Virginia Smith, author of Sincerely, Mayla and Stuck in the Middle
“Fantastic book! Maya is so easy to like–this is a hard story to put down!”
Erynn Mangum, author of Miss Match
“Melody Carlson has proven her skill once again at writing gritty stories about characters in difficult situations. In A Not-so-Simple Life, Maya Stark seeks to escape life under the controlling hand of her drug-addict mother by acting on a plan for independence with admirable determination.”
Michelle Buckman, author of Maggie Come Lately and My Beautiful Disaster
“I just finished Melody’s book and loved it! The journal format makes the story, and Maya, so real and believable. Readers will easily be able to identify with the realistic approach to a prevalent situation.”
Patricia Rushford, author of the Max & Me Mysteries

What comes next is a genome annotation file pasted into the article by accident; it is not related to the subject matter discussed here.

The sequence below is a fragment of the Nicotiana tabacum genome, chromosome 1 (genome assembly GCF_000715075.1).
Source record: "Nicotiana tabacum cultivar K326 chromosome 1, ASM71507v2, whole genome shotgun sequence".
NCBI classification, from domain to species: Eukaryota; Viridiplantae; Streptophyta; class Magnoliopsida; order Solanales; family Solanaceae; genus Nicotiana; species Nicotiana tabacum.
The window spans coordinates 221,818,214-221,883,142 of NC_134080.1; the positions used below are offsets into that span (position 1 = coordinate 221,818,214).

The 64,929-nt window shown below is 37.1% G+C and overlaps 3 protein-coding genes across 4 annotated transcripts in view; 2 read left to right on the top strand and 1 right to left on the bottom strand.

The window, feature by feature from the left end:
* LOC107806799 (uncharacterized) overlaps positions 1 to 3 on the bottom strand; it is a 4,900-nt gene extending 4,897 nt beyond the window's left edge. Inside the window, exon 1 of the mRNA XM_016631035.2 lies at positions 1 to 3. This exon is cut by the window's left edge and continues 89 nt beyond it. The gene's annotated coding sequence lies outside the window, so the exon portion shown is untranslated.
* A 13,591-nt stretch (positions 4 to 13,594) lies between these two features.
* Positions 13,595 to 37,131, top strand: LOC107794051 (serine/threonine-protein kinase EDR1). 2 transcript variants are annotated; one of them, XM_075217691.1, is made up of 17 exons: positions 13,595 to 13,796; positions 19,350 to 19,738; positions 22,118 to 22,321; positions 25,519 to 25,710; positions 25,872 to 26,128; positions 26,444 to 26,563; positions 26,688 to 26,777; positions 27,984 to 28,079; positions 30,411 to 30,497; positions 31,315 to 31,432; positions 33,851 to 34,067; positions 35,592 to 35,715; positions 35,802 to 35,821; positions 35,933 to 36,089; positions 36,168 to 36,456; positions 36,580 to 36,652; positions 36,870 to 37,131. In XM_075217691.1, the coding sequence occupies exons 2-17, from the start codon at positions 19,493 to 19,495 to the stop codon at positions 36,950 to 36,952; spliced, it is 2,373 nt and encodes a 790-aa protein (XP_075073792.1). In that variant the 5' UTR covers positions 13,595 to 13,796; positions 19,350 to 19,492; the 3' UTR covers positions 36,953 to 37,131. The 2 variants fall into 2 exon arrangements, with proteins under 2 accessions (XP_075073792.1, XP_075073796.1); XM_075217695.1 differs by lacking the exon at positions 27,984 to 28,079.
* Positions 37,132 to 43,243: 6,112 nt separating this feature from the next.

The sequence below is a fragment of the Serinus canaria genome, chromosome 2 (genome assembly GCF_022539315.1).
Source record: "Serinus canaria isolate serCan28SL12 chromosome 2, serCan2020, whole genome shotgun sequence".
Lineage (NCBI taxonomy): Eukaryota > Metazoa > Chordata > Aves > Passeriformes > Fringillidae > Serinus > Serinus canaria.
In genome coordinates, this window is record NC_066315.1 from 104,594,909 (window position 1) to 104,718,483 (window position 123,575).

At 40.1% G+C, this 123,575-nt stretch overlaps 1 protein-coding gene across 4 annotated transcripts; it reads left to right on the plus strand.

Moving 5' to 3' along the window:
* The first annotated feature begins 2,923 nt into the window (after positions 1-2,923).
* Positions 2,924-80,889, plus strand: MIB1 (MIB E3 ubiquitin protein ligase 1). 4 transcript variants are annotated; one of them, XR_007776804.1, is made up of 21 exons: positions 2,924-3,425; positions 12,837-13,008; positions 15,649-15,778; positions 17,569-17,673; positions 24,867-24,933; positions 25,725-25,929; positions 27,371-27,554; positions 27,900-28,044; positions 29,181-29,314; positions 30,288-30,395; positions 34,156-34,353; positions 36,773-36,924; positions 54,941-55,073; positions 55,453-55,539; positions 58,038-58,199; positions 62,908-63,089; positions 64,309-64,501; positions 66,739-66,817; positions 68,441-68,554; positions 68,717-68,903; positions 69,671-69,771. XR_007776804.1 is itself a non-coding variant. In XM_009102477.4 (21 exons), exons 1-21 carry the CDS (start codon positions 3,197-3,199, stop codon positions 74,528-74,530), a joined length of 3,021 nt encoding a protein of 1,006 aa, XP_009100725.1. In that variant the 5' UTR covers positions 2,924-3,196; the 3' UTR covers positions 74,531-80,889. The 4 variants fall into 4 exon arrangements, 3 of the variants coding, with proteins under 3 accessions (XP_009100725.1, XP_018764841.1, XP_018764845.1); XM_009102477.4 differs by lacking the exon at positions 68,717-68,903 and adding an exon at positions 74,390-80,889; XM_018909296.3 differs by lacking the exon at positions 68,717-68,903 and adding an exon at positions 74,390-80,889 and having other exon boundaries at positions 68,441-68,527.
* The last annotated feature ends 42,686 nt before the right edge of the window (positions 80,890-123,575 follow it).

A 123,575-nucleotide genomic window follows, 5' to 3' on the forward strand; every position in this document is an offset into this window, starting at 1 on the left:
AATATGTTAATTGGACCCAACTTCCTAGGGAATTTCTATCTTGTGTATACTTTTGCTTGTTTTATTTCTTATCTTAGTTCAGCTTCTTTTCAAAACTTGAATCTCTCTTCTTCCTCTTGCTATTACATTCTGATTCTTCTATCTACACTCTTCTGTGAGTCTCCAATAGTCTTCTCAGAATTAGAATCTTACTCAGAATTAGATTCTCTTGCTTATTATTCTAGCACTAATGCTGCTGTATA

Deborah5 Stars Out Of 5August 2, 2009DeborahThe Diary of Teenage Girl series is, in my opinion, one of the best series out there for teens, Christian or not. I like Maya because she asks the questions that challenge Christians who think they know everything and isn't afraid of what others might think of her. In this book Maya feels that she's starting to become a normal teenager and is able to escape the jumbled life she used to live.I really liked Maya's reactions to the Christian girls from her youth group. I have felt that Amanda and Brooke represent a good deal of real Christians teens who are two faced. They act like they are the perfect Christians while they are at church but then in real life they condemn everyone but back down when challenged. I've experienced this treatment myself and the way Maya reacted was realistic. If she had just immediately forgiven the girls and let them walk over her, I would have been very disappointed in this book and would stop reading. However, she challenges them, gets irritated and tries to seek justice for the wrongs they caused. I really liked the way that everything got worked out involving the incident between Brooke and Maya. It's not neat and tidy and obviously Brooke needs to work on her attitude but it's an ending that I can accept because it's not sugar coated with fake Christianity. Also the situations with her and her boyfriend were handled tastefully and realistically as well.Throughout the book Maya shares tips on saving the planet. Maya's green tips are great and I've tried several of them myself. They really make you think about saving the environment but they are not trying to push an agenda. The only thing I would have liked would have been a response from Caitlyn to Maya's questions about being green and being vegan. It would have just been interesting to see what she would have to say or what most Christians think about that subject. This series is a favorite of mine and I'm looking forward to the rest of Maya's adventures.